How Often You Should Change Your Vehicle’s Cabin Air Filter

Both longtime car enthusiasts and teenagers on their first knock-around vehicle often ask: How often should I change my cabin air filter? Many drivers don’t even know what a cabin air filter is, so let’s talk about how an air filter functions and how often you need to change it to keep your engine healthy.

Most vehicles need to have their cabin air filters replaced every 15,000 – 30,000 miles. In addition to variation by vehicle manufacturer, where you live and how you use the vehicle can also greatly impact the frequency with which the cabin air filter needs to be replaced.

Not all cars are the same, so filters last longer on some vehicles than on others. Let’s look at what signs to watch out for, and we’ll tell you how to change a cabin filter yourself if you don’t want to hire a mechanic.

Cabin Air Filter Change Frequency

As we stated above, you should change your cabin filter every 15,000 to 30,000 miles, but several factors may determine how soon it needs replacing.

If you live in the countryside and drive on rural roads with a lot of bugs, pollen, and dust, your filter won’t last as long as if you live in an urban environment. While cars in the city face more pollution, they usually encounter a lot less debris to clog up their cabin filters.

People who live in areas known for sand and dust will need to change their cabin filters more often since these elements are the leading causes of clogs in air filters.

That’s why luxury cars in Middle Eastern cities like Dubai and Abu Dhabi stay inside closed garages when no one is using them, unlike in Beverly Hills, where you often find BMWs and Mercedes Benzes parked on the street.

Changing your filter every 15,000 to 30,000 miles is a general recommendation from car manufacturers that test their cabin filters in a variety of simulated conditions.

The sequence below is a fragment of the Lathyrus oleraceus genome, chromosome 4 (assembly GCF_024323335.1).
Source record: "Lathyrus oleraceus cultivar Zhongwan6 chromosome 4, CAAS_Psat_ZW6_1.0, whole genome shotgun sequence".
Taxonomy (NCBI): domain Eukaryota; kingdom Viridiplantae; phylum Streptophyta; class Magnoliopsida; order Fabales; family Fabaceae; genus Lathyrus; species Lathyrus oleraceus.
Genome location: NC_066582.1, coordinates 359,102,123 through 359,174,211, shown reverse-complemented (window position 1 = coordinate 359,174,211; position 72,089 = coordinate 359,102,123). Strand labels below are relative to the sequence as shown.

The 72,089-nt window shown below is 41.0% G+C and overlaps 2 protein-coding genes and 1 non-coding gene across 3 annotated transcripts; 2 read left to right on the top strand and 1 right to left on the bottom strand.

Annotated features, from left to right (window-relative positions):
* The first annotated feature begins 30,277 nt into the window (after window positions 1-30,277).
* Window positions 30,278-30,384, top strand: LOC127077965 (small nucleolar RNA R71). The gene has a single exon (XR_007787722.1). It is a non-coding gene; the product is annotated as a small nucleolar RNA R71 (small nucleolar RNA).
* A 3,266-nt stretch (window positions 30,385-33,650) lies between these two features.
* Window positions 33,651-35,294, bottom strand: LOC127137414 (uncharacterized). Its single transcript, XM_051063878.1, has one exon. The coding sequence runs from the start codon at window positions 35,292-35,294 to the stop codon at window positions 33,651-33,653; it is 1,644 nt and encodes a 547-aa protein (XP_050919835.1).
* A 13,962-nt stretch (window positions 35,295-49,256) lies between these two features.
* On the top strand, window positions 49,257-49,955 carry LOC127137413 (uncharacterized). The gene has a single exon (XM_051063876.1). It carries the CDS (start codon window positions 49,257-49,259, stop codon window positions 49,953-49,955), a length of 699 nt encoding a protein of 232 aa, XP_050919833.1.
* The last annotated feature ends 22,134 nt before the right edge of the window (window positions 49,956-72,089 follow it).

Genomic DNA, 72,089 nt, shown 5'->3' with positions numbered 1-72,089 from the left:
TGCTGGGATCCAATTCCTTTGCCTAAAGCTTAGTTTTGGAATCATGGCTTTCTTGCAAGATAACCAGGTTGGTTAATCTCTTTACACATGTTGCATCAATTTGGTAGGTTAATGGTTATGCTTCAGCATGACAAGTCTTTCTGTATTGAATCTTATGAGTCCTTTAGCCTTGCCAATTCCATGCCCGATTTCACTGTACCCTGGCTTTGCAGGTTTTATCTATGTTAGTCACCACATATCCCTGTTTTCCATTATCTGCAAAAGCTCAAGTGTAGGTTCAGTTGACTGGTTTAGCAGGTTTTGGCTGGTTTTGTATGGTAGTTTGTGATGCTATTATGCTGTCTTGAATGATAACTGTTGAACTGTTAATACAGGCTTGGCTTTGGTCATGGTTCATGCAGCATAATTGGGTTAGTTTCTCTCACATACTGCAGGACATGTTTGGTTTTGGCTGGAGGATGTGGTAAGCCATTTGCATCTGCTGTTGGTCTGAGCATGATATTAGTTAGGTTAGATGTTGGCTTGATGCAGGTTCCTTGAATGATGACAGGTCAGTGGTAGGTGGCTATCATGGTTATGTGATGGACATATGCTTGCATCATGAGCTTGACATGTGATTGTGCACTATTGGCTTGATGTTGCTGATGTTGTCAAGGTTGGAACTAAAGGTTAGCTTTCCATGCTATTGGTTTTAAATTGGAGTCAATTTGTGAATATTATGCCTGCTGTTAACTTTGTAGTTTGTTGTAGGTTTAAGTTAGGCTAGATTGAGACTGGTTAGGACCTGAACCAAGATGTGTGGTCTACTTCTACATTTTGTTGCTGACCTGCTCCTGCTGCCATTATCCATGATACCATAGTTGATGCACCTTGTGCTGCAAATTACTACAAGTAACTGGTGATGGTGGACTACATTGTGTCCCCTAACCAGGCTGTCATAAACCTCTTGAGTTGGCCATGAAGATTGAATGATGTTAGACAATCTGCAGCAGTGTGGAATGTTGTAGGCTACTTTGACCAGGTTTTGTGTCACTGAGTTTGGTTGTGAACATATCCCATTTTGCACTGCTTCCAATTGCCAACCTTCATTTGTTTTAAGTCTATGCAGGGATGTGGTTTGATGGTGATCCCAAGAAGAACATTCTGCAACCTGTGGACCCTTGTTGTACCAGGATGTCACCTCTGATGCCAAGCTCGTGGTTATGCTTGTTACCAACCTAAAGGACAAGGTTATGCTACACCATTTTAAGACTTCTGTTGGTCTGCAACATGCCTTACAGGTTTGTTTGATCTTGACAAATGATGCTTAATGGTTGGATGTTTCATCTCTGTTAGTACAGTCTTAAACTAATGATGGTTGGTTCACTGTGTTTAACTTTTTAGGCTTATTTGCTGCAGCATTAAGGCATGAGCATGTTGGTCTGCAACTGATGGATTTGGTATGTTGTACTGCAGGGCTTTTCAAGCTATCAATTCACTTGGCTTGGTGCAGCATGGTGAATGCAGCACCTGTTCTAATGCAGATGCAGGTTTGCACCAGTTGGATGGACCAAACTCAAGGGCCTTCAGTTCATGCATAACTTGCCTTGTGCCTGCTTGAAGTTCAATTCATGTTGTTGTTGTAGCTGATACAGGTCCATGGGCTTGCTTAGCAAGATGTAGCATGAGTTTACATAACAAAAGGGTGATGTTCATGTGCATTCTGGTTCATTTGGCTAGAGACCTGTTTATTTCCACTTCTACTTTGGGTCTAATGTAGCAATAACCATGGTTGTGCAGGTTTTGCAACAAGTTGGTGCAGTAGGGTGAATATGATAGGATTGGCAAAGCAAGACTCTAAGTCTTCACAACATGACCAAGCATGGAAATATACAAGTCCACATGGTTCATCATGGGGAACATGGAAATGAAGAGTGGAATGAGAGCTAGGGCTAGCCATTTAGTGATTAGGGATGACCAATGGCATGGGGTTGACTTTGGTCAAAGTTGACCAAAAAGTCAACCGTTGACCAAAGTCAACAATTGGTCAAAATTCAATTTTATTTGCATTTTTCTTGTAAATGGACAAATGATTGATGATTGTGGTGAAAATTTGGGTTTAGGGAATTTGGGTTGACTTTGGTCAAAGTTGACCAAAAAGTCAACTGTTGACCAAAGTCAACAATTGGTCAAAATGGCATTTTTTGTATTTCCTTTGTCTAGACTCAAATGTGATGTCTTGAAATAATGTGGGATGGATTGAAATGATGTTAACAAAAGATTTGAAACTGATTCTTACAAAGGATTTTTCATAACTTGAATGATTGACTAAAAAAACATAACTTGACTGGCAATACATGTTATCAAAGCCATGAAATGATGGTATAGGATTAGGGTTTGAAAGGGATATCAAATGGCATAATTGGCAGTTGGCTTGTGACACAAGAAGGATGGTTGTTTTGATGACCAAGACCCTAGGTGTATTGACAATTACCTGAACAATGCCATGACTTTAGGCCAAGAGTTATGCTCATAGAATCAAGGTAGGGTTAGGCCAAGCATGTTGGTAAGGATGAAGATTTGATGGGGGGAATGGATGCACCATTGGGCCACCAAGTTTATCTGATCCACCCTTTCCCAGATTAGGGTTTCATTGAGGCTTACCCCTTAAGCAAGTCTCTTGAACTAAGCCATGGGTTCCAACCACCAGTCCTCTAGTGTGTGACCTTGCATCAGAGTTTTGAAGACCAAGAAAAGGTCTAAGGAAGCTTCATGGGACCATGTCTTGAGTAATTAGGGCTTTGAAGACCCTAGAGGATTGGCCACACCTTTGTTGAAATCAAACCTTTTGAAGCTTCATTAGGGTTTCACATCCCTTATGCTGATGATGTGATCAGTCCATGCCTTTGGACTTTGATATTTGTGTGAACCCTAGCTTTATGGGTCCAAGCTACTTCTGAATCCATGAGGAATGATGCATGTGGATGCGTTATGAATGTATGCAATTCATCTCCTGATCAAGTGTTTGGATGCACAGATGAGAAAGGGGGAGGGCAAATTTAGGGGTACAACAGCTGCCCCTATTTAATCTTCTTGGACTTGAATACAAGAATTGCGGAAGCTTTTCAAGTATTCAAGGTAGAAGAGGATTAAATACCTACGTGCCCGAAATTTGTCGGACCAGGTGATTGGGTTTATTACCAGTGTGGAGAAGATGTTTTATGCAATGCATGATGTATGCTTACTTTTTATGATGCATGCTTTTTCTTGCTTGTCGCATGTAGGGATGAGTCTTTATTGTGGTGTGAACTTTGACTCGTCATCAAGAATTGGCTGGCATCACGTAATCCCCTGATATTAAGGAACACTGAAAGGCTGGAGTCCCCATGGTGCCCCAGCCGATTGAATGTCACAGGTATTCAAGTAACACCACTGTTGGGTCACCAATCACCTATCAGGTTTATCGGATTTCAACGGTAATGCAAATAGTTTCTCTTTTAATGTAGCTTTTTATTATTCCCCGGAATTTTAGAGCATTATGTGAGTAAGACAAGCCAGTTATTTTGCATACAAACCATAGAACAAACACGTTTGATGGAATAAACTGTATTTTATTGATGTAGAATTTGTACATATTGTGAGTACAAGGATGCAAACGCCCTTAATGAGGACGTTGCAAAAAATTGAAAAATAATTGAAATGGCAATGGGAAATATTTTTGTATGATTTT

For the most spot-on guidance on when to change your air cabin filter, consult your car’s manual and keep tabs on how many miles you drive, since you don’t want your next filter change to be the result of a broken AC or an overheated engine.

What Happens If You Don’t Change Your Air Filter?

The cabin air filter is the part of your engine responsible for cleaning the air coming through the HVAC system of your car. Your cabin filter keeps you from inhaling pollen, dust, bacteria, and debris while you drive.

Aside from regulating the breathability of your car’s interior, your cabin filter also filters the air that your car uses to cool down its engine. If your air filter gets clogged with leaves, bugs, and other objects you encounter on the road, your engine might overheat.

On some cars, you will notice a marked difference between a cabin filter and an air filter, but on most cars, they’re the same.

An air filter cleanses the air coming through the front of your vehicle and into your engine, while a cabin filter can be a separate part that filters the air coming through your hood and into the cockpit.

Because most car manufacturers meld the two together, driving your vehicle with a bad filter will cause twice the problems.

You will likely experience a reduced fuel economy as your engine starts consuming more gas to compensate for the lack of oxygen. If your car has a carburetor instead of an onboard computer that calculates the correct mixture of air and gas, your car might not start at all.

Your engine might refuse to start—or misfire—since the lack of air will cause unburned fuel to accumulate and then leave residue in your engine. After some time, this residue will coat your spark plugs, causing your engine to misfire, jerk, or refuse to start.

You might detect some unusual vibrations and sounds from your car, like popping and coughing noises when it’s stationary. These sounds result when soot residue is beginning to damage your spark plugs.